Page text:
Russia goes to the polls on Sunday to elect the Duma, the lower house of the federal parliament.
The electorate will vote to fill 450 seats in a ballot that has been brought forward from December 4.
Polls suggest that voter apathy has reached epidemic proportions, with 43 percent claiming to have completely ignored the campaign and a mere nine percent have admitted to following events, according to the Levada Centre, which monitors Russian public opinion.
There is only one winner and that is the party of former president and serving Prime Minister Dmitry Mevedev’s United Russia.
It is suggested that United Russia will claim 41.1 percent of the vote and thus a guaranteed 300 seats.
By law President Vladimir Putin is barred from lending his image to the campaign.
The Russian Communist Party led by Gennadiy Zyuganov is steeled to lose its number two billing in the Duma, which it has held since the 90’s.
The aging demographic of Communist support means the voter base is diminishing and Zyuganov, at the age of 72, is in no mood to relinquish his leadership.
The beneficiaries look set to be the Liberal Democratic Party of Russia and Vladimir Zhirinovsky the ultra-nationalist leader.
Polls suggest his party will oust the Communists and become the second biggest party after United Russia.
Sergey Mironov leads A Just Russia an amalgamation of the Russian Party of Life, and the Russian Pensioners’ Party.
Mironov is subject to international sanctions because of alleged involvement in 2014 Crimea crisis and accused by the Ukrainian government of providing financial support to the armed insurgents.
Former Prime Minister, Mikhail Kasyanov, is the co-chair of PARNAS and an outspoken critic of Vladimir Putin as well as a fierce campaigner for free and fair elections.
Opinion polls forecast a gloomy result for Kasyanov as the party is struggling against the weight of support for United Russia.
As for Putin he is no doubt preparing for the 2018 presidential election though he has yet to announce his candidature.
Despite Russia being in recession since early last year Putin’s popularity is sky-high and it would take a seismic shift in Russian politics to derail another run for the presidency.
Euronews journalist Marina Ostrovskaya looks ahead to Russia’s upcoming general election: “On Sunday Russia goes to the polls to elect a new parliament. Could the result change the political landscape and alter the balance of power in Russia?Joining us is Valery Fedorov the director of the Russian public opinion research centre.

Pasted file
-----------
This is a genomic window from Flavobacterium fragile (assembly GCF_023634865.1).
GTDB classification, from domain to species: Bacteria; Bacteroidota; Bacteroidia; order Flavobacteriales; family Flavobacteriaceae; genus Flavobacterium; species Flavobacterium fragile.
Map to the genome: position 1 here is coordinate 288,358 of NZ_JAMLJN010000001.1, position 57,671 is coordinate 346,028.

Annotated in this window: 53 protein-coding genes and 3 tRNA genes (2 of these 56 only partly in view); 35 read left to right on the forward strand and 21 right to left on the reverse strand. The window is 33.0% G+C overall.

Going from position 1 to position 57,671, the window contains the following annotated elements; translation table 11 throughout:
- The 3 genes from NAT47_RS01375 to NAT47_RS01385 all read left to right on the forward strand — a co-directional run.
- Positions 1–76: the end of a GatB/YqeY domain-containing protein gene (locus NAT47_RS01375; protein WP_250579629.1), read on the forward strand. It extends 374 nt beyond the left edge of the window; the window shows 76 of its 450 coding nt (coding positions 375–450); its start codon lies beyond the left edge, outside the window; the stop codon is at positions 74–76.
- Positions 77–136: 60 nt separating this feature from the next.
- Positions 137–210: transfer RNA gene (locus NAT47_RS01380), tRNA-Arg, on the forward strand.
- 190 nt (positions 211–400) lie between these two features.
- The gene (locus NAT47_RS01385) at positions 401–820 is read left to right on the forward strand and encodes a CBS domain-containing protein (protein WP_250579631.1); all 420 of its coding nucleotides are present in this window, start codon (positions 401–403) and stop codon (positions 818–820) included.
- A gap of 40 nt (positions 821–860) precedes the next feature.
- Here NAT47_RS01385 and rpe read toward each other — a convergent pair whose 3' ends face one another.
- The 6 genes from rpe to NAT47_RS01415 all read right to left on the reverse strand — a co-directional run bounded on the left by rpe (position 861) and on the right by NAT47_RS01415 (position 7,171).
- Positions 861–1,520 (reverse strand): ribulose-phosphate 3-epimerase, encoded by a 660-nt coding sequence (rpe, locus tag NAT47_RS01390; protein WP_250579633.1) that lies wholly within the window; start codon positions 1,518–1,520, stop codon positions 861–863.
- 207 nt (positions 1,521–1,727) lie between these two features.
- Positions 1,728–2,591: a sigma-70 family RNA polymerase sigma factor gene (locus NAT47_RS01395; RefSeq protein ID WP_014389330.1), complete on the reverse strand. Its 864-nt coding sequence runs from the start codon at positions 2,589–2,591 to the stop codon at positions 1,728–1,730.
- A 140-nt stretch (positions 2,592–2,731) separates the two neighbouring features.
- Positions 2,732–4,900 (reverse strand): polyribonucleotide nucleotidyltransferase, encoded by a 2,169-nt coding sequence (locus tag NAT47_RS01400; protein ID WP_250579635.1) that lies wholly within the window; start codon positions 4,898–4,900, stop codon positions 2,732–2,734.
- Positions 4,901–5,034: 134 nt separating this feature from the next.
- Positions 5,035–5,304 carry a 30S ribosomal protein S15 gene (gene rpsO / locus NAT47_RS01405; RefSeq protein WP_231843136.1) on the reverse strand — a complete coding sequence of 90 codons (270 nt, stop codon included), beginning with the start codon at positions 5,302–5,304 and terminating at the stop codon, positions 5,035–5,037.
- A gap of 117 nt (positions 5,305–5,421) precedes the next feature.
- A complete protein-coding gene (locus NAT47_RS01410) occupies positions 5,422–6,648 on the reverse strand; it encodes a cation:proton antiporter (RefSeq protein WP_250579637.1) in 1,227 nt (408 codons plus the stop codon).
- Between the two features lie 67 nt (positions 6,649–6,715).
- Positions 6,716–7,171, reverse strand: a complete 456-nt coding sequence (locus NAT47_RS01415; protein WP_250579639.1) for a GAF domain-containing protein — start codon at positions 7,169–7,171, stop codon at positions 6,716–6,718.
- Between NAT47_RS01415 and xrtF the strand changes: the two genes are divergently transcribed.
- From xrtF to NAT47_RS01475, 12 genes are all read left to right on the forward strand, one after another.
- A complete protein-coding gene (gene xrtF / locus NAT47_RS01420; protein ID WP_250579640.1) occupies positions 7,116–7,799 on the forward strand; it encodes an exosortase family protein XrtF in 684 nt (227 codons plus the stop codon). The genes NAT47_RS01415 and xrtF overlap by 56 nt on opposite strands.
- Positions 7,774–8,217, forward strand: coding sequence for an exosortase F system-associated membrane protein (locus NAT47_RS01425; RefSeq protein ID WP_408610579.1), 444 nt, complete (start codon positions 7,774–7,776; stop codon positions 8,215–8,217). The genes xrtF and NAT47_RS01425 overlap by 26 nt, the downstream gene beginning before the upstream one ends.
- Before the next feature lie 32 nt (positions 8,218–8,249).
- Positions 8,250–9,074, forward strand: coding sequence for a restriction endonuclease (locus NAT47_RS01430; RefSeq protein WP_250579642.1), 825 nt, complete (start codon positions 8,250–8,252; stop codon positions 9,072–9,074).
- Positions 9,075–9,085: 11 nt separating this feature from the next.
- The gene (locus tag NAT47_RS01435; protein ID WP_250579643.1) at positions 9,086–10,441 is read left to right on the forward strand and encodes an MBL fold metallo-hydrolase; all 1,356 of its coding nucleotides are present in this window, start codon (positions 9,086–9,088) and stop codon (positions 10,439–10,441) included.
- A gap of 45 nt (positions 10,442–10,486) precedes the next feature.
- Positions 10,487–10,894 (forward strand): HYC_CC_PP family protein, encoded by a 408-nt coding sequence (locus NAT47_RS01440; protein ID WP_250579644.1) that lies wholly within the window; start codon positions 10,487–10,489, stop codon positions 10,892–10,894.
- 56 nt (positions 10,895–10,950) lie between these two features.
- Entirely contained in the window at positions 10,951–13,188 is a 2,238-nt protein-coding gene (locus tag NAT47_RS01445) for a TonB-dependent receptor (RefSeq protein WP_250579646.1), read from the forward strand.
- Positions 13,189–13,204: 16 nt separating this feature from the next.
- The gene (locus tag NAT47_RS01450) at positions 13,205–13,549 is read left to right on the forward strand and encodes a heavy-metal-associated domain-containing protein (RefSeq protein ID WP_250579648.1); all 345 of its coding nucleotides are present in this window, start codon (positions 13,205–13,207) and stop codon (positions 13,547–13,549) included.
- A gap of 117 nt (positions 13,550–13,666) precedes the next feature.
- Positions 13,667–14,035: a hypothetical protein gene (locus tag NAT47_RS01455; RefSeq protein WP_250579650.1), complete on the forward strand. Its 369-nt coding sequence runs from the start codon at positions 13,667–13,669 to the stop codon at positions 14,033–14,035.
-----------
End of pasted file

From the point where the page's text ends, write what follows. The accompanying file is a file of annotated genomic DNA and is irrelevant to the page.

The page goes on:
According to the results of the latest opinion polls you said that the ruling United Russia would win the election. While at the same time the numbers show its popularity is on the wane. What are the reasons for this phenomenon?”
Valery Fedorov Director of the Russian Public Opinion Research Centre:“During the last three months the support for United Russia fell from 45 to 39 percent. It was a steady trend not a free fall. Our latest survey we finished last weekend shows the fall has stopped and today support is around 41.5 percent. And now the destiny of the election is clear. United Russia has mobilised all its resources, and called for presidential support. So we can offer a clear forecast, even if the party falls below the previous 49 percent, this time it will get 43 to 45 percent or even 47 percent.
Marina Ostrovskaya:“Which party will pick up the votes of those disaffected with the current leadership.”
Valery Fedorov:’‘We are seeing a rise in support for the Liberal-Democratic party of Russia,
Zhirinovsky’s party, that’s the main trend. Last time it just made the threshold to enter the Duma. This time it looks set to become the second biggest player in the new parliament with 11 percent. The Communists are performing badly
and are likely to lose their position as the second biggest party. Another opposition party A Just Russia picked up 13 percent last time, they are down on that and will receive six or seven percent.”
Marina Ostrovskaya:“And what about the smaller parties, those outside the Duma, Yabloko, Parnas, the Party of Russian Pensioners for Justice, do they have any chance?”
Valery Fedorov:“In the case of Yabloko we are looking at three percent. This will be a major breakthrough for the party because the three percent will give the party the right to state funding. That will help them campaign for the next election, the presidential election in 2108.
The Party of Russian Pensioners for Justice is a strange entity they have no real leader, but have a good name and excellent slogans. The problem for funding Russian pensions is very real along with the problems of social justice, they are fundamental problems. I expect maybe three to four percent.Rodina (motherland) has a slight chance perhaps two or three percent, but PARNAS won’t pass one percent.”
Marina Ostrovskaya:“Why do you think the election was brought forward from December to September? Will it impact on turnout?’‘
Valery Fedorov:“We predict a fall in turnout and we see a lot of reasons for this. One being a change in the central commissions electoral administration, which has a strict attitude toward electoral fraud, and election manipulation. Human rights activist Ella Pamfilova is the chief and the commission is cracking down on fraud. The season plays a part and voters don’t now have a lot of time to consider the issues. The active phase of the campaign this time is around two to three weeks, last time it was longer around six to eight weeks.’‘